No. 667: Victoria Embankment, SW1
Victoria Embankment Gardens, Victoria Embankment, London, SW1. Photo © Roger Dean 2012
London Labour and the London Poor; 1851, 1861-2 – Henry Mayhew, 1851, 1861-2:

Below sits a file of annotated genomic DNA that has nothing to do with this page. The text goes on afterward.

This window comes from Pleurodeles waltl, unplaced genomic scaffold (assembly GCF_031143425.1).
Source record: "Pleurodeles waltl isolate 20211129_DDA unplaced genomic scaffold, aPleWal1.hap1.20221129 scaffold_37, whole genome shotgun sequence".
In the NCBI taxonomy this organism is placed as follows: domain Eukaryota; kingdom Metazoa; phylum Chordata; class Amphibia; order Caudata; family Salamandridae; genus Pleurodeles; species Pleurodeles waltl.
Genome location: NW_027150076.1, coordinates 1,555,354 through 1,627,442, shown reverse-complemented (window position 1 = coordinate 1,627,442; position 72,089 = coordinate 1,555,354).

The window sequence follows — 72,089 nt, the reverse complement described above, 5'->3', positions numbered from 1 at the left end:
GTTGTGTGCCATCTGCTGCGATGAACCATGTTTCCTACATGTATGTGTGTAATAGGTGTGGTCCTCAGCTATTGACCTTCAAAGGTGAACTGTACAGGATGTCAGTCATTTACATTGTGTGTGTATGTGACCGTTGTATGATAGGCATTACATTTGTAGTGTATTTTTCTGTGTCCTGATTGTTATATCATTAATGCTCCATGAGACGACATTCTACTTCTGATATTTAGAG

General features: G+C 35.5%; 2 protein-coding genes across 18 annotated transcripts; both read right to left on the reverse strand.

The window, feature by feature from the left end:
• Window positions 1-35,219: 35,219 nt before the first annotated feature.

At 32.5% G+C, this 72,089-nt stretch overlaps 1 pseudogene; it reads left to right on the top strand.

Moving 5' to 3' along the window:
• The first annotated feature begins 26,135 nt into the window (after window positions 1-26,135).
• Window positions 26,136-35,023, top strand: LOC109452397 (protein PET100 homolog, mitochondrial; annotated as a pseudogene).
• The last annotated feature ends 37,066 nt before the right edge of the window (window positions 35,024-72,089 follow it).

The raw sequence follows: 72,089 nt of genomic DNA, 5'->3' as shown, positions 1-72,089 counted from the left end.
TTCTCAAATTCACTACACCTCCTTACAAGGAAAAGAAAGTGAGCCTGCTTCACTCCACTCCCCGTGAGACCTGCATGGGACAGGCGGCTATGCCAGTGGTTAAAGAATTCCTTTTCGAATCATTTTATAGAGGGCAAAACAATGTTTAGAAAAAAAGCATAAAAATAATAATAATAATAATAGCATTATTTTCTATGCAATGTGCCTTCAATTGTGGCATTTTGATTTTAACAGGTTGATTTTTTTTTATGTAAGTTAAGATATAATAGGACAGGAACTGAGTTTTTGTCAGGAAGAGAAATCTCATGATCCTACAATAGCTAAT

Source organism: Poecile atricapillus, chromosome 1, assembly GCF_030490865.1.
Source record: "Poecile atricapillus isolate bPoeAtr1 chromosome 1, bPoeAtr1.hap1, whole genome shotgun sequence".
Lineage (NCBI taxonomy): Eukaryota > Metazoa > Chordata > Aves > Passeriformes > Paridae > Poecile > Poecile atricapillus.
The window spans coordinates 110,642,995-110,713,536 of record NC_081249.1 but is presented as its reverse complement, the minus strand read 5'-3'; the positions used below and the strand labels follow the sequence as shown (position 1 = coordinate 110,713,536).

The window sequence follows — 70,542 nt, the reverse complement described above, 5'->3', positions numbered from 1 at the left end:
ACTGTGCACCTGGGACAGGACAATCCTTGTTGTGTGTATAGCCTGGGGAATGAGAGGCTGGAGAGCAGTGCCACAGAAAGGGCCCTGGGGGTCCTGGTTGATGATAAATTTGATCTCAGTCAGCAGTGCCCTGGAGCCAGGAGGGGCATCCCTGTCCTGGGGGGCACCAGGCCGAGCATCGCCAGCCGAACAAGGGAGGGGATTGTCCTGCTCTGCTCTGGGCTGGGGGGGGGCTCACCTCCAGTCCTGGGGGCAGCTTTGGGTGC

The little watercress girl who gave me the following statement, although only eight years of age, had entirely lost all childish ways, and was, indeed, in thoughts and manner, a woman. There was something cruelly pathetic in hearing this infant, so young that her features had scarcely formed themselves, talking of the bitterest struggles of life, with the calm earnestness of one who had endured them all. I did not know how to talk with her. At first I treated her as a child, speaking on childish subjects; so that I might, by being familiar with her, remove all shyness, and get her to narrate her life freely. I asked her about her toys and her games with her companions; but the look of amazement that answered me soon put an end to any attempt at fun on my part. I then talked to her about the parks, and whether she ever went to them. ‘The parks!’ she replied in wonder, ‘where are they?’ I explained to her, telling her that they were large open places with green grass and tall trees, where beautiful carriages drove about, and people walked for pleasure, and children played. Her eyes brightened up a little as I spoke; and she asked, half doubtingly, ‘Would they let such as me go there – just to look?’ All her knowledge seemed to begin and end with watercresses, and what they fetched. She knew no more of London than that part she had seen on her rounds, and believed that no quarter of the town was handsomer or pleasanter than it was at Farringdon-market or at Clerkenwell, where she lived.